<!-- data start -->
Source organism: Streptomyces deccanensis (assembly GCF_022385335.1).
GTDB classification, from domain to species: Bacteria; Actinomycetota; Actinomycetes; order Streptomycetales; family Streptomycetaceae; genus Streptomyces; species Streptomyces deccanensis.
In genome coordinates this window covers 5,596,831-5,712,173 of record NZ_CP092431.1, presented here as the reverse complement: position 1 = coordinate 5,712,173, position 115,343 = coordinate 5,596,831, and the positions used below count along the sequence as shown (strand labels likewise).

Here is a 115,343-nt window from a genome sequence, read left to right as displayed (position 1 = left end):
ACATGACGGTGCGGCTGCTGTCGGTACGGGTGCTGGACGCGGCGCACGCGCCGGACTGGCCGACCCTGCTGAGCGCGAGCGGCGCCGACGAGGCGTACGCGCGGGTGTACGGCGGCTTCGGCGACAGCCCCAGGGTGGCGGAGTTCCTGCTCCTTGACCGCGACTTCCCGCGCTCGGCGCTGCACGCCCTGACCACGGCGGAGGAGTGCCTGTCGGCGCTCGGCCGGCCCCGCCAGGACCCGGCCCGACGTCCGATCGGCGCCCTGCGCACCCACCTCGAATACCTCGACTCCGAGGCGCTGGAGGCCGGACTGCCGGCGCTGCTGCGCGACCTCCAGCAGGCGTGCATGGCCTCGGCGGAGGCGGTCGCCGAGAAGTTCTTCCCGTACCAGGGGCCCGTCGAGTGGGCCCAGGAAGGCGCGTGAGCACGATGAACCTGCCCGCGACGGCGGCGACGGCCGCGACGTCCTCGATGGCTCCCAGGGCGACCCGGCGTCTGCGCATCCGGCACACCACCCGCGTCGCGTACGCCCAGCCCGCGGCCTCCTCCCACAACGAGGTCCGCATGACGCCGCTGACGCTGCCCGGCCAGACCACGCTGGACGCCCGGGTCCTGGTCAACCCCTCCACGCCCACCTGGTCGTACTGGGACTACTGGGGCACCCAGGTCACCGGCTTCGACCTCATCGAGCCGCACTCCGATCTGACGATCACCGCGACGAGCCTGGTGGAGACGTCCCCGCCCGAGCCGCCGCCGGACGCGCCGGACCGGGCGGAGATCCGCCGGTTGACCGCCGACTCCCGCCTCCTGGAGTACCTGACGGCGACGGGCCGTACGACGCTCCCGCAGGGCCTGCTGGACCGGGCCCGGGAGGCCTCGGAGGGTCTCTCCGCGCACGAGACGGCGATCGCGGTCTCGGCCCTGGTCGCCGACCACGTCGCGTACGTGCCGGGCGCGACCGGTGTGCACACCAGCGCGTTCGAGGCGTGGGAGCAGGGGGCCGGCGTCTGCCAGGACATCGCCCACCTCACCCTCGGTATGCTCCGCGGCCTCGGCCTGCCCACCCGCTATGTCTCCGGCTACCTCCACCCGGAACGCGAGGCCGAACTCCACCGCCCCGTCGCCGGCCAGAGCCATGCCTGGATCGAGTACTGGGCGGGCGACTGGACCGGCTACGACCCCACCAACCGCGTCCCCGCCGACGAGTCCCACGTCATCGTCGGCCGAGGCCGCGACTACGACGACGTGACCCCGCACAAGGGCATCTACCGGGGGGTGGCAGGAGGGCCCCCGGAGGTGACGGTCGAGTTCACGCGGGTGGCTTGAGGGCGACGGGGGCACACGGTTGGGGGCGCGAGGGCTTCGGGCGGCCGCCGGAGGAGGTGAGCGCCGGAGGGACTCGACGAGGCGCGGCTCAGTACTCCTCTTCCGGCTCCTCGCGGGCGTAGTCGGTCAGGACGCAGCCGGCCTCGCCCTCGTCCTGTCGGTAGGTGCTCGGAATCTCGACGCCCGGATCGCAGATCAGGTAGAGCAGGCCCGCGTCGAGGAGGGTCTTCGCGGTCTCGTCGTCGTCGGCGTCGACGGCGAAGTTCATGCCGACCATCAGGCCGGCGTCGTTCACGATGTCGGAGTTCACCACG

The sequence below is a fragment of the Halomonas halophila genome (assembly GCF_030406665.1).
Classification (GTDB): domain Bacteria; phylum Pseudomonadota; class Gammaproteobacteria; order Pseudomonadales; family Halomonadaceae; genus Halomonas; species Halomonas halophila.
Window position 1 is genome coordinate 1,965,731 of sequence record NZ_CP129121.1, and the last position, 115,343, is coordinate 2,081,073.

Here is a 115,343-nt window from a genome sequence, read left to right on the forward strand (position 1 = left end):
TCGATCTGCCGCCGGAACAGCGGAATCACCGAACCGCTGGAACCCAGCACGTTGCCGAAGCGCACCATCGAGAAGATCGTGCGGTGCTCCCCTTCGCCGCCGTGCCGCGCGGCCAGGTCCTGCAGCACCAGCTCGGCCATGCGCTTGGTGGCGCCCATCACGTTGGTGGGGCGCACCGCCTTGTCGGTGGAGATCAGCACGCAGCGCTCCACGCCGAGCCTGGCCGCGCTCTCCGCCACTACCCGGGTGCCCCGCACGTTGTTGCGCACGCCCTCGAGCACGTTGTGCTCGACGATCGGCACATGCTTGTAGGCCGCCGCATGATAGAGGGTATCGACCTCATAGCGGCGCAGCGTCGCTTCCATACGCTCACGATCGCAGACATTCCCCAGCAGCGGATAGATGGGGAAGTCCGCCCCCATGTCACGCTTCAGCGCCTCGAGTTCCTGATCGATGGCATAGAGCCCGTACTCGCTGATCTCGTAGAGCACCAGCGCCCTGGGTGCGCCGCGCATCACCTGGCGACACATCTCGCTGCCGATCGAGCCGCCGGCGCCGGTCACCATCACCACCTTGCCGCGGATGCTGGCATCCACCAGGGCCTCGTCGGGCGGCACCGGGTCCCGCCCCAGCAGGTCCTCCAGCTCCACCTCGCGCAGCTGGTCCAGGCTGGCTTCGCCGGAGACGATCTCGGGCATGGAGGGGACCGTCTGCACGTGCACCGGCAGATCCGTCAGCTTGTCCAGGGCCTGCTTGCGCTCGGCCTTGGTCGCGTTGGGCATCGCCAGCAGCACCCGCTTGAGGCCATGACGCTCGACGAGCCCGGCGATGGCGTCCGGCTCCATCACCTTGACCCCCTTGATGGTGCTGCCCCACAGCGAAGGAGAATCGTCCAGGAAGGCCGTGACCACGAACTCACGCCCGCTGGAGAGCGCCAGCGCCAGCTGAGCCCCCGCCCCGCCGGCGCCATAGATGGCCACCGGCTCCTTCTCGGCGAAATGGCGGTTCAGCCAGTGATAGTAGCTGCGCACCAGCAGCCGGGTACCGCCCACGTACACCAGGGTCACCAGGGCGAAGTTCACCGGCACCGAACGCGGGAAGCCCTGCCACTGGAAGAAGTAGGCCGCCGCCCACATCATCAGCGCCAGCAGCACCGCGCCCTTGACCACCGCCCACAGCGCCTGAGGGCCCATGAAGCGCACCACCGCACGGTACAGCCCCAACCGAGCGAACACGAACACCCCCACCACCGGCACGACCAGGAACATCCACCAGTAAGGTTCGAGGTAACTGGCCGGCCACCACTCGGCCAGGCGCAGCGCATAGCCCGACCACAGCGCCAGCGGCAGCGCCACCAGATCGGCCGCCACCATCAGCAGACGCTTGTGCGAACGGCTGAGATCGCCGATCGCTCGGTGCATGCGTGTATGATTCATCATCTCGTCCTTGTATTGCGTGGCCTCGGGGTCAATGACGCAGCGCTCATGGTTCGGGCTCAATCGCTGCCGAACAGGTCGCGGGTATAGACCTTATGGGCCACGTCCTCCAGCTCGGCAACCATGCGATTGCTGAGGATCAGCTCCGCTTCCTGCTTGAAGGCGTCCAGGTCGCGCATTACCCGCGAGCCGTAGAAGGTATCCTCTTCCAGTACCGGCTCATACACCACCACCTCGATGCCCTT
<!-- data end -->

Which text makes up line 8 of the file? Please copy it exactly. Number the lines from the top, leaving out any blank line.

Window position 1 is genome coordinate 1,965,731 of sequence record NZ_CP129121.1, and the last position, 115,343, is coordinate 2,081,073.